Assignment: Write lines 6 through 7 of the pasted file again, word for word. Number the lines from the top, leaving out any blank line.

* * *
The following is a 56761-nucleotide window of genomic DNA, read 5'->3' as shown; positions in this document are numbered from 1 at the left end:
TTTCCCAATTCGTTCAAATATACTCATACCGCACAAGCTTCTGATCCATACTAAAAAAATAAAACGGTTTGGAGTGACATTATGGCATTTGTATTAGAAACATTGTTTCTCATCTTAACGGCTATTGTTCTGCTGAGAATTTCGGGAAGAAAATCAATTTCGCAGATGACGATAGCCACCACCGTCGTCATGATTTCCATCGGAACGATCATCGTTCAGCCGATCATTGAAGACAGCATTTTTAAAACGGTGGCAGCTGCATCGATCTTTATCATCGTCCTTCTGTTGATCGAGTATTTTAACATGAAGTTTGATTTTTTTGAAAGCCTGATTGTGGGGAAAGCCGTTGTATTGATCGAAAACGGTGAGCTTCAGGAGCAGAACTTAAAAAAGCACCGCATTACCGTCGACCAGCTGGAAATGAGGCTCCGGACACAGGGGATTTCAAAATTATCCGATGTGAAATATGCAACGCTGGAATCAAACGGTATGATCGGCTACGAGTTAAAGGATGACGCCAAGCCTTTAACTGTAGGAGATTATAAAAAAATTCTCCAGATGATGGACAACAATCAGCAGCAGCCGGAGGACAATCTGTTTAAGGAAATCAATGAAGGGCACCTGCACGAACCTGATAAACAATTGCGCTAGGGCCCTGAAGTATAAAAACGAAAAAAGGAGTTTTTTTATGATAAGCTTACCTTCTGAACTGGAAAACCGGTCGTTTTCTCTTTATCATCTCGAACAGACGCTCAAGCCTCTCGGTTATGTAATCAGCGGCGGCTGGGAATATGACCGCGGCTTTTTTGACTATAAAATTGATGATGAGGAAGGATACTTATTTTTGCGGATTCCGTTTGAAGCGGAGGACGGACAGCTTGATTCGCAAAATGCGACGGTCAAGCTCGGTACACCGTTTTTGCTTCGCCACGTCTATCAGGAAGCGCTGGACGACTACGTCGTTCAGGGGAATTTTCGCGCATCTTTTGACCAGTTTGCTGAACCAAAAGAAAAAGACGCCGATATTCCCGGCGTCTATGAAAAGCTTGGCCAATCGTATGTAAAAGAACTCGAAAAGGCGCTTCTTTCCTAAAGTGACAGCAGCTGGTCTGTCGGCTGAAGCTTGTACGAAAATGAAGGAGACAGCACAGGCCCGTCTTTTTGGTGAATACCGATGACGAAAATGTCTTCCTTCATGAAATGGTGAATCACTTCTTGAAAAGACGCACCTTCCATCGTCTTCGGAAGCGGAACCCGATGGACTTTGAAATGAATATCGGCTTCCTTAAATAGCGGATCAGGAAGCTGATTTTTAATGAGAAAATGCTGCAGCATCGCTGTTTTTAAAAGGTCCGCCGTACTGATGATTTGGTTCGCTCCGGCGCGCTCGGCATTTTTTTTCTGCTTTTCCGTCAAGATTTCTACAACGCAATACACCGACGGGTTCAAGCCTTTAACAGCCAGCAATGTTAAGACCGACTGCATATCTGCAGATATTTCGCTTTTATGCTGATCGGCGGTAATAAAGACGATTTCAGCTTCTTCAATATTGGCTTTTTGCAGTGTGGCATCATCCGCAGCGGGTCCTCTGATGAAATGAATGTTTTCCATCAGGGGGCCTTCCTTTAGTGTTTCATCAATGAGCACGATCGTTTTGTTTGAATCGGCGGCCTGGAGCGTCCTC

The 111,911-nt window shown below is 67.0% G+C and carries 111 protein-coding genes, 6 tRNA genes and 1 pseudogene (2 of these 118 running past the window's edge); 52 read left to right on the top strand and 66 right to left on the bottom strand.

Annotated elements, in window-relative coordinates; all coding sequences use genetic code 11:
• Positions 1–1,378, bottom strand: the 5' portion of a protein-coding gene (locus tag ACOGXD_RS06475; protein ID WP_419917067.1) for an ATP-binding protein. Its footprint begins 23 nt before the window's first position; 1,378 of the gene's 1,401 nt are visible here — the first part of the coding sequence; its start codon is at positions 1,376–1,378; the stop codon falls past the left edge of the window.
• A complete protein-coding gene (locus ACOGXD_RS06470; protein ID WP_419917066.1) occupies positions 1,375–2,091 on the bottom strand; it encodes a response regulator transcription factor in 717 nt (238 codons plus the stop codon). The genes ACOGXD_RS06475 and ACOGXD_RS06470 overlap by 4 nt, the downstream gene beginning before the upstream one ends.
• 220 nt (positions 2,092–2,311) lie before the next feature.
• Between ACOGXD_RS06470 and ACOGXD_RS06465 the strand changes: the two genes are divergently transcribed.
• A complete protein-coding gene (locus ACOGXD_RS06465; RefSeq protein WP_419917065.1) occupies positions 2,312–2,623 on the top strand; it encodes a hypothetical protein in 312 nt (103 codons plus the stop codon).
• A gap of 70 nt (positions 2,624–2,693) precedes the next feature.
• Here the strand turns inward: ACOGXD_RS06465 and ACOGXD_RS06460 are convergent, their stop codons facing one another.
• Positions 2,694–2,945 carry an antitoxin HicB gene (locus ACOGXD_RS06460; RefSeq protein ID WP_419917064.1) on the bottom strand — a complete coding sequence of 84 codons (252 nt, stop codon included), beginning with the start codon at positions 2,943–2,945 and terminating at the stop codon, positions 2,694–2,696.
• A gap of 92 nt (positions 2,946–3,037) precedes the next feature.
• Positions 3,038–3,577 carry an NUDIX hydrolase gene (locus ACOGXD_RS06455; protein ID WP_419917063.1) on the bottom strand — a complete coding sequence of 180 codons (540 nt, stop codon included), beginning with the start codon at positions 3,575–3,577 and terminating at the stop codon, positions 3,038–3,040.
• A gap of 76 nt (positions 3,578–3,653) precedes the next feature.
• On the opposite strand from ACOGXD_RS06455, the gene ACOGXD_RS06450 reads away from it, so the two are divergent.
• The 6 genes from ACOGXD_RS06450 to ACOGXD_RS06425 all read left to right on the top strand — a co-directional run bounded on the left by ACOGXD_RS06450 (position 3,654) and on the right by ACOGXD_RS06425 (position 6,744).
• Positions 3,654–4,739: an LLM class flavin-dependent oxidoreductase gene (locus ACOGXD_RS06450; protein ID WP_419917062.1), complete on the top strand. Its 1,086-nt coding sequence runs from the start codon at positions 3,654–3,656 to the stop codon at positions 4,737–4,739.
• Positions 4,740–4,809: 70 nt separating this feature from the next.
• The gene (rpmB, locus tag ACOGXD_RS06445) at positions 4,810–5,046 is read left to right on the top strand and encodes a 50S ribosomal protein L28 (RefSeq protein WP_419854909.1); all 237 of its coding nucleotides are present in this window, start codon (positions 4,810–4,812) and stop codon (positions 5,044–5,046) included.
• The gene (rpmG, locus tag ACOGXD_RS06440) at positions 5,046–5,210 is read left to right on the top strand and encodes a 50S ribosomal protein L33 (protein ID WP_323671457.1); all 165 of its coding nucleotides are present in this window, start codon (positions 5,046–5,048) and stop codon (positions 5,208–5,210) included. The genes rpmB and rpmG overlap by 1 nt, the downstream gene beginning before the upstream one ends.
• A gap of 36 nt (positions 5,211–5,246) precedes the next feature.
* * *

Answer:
• A complete protein-coding gene (locus ACOGXD_RS06470; protein ID WP_419917066.1) occupies positions 1,375–2,091 on the bottom strand; it encodes a response regulator transcription factor in 717 nt (238 codons plus the stop codon). The genes ACOGXD_RS06475 and ACOGXD_RS06470 overlap by 4 nt, the downstream gene beginning before the upstream one ends.
• 220 nt (positions 2,092–2,311) lie before the next feature.